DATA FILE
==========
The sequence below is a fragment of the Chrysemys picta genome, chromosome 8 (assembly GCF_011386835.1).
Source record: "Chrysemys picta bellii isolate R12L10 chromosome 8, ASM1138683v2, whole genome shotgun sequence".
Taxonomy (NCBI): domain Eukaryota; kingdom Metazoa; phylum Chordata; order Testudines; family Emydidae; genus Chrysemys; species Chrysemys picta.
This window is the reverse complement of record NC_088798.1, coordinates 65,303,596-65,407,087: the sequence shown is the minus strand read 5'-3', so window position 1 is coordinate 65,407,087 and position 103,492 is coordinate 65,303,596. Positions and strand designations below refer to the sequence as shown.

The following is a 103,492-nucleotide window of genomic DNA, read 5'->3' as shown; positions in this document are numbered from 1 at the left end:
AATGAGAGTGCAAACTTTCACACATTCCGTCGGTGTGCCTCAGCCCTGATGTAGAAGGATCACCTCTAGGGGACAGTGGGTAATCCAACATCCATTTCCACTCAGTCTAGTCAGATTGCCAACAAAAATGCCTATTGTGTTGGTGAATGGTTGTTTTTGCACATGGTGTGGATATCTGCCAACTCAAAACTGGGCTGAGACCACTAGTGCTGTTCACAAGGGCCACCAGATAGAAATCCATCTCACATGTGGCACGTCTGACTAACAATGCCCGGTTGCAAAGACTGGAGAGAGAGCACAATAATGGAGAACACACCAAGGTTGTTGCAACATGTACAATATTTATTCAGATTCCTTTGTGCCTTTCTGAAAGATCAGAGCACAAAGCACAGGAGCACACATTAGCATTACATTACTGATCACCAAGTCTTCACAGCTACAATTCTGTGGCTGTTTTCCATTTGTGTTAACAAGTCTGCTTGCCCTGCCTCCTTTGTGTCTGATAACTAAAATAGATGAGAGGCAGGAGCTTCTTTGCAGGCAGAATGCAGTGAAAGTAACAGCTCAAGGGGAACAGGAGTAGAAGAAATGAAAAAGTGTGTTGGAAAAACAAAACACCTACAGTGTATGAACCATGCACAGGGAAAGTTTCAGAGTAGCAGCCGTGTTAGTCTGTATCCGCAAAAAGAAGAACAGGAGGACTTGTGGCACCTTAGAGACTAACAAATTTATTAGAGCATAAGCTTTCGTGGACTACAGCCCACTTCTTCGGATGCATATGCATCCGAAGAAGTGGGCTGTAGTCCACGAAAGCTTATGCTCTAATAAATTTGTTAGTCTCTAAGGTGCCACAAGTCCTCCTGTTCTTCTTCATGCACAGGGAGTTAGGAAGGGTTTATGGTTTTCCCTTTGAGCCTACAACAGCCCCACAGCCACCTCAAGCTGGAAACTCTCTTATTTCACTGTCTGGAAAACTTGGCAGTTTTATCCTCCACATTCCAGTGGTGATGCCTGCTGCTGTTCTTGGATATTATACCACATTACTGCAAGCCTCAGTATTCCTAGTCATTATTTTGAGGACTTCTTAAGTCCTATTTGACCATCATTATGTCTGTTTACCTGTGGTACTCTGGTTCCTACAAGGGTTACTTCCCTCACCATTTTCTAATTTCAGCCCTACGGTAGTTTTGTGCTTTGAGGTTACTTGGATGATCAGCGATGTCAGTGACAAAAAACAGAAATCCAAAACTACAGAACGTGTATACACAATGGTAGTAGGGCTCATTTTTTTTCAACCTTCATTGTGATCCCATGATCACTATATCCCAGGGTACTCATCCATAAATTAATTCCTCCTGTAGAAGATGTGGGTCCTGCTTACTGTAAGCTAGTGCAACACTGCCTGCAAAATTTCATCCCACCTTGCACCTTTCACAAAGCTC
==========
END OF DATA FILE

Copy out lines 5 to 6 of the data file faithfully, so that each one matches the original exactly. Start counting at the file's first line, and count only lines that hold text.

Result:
The following is a 103,492-nucleotide window of genomic DNA, read 5'->3' as shown; positions in this document are numbered from 1 at the left end:
AATGAGAGTGCAAACTTTCACACATTCCGTCGGTGTGCCTCAGCCCTGATGTAGAAGGATCACCTCTAGGGGACAGTGGGTAATCCAACATCCATTTCCACTCAGTCTAGTCAGATTGCCAACAAAAATGCCTATTGTGTTGGTGAATGGTTGTTTTTGCACATGGTGTGGATATCTGCCAACTCAAAACTGGGCTGAGACCACTAGTGCTGTTCACAAGGGCCACCAGATAGAAATCCATCTCACATGTGGCACGTCTGACTAACAATGCCCGGTTGCAAAGACTGGAGAGAGAGCACAATAATGGAGAACACACCAAGGTTGTTGCAACATGTACAATATTTATTCAGATTCCTTTGTGCCTTTCTGAAAGATCAGAGCACAAAGCACAGGAGCACACATTAGCATTACATTACTGATCACCAAGTCTTCACAGCTACAATTCTGTGGCTGTTTTCCATTTGTGTTAACAAGTCTGCTTGCCCTGCCTCCTTTGTGTCTGATAACTAAAATAGATGAGAGGCAGGAGCTTCTTTGCAGGCAGAATGCAGTGAAAGTAACAGCTCAAGGGGAACAGGAGTAGAAGAAATGAAAAAGTGTGTTGGAAAAACAAAACACCTACAGTGTATGAACCATGCACAGGGAAAGTTTCAGAGTAGCAGCCGTGTTAGTCTGTATCCGCAAAAAGAAGAACAGGAGGACTTGTGGCACCTTAGAGACTAACAAATTTATTAGAGCATAAGCTTTCGTGGACTACAGCCCACTTCTTCGGATGCATATGCATCCGAAGAAGTGGGCTGTAGTCCACGAAAGCTTATGCTCTAATAAATTTGTTAGTCTCTAAGGTGCCACAAGTCCTCCTGTTCTTCTTCATGCACAGGGAGTTAGGAAGGGTTTATGGTTTTCCCTTTGAGCCTACAACAGCCCCACAGCCACCTCAAGCTGGAAACTCTCTTATTTCACTGTCTGGAAAACTTGGCAGTTTTATCCTCCACATTCCAGTGGTGATGCCTGCTGCTGTTCTTGGATATTATACCACATTACTGCAAGCCTCAGTATTCCTAGTCATTATTTTGAGGACTTCTTAAGTCCTATTTGACCATCATTATGTCTGTTTACCTGTGGTACTCTGGTTCCTACAAGGGTTACTTCCCTCACCATTTTCTAATTTCAGCCCTACGGTAGTTTTGTGCTTTGAGGTTACTTGGATGATCAGCGATGTCAGTGACAAAAAACAGAAATCCAAAACTACAGAACGTGTATACACAATGGTAGTAGGGCTCATTTTTTTTCAACCTTCATTGTGATCCCATGATCACTATATCCCAGGGTACTCATCCATAAATTAATTCCTCCTGTAGAAGATGTGGGTCCTGCTTACTGTAAGCTAGTGCAACACTGCCTGCAAAATTTCATCCCACCTTGCACCTTTCACAAAGCTC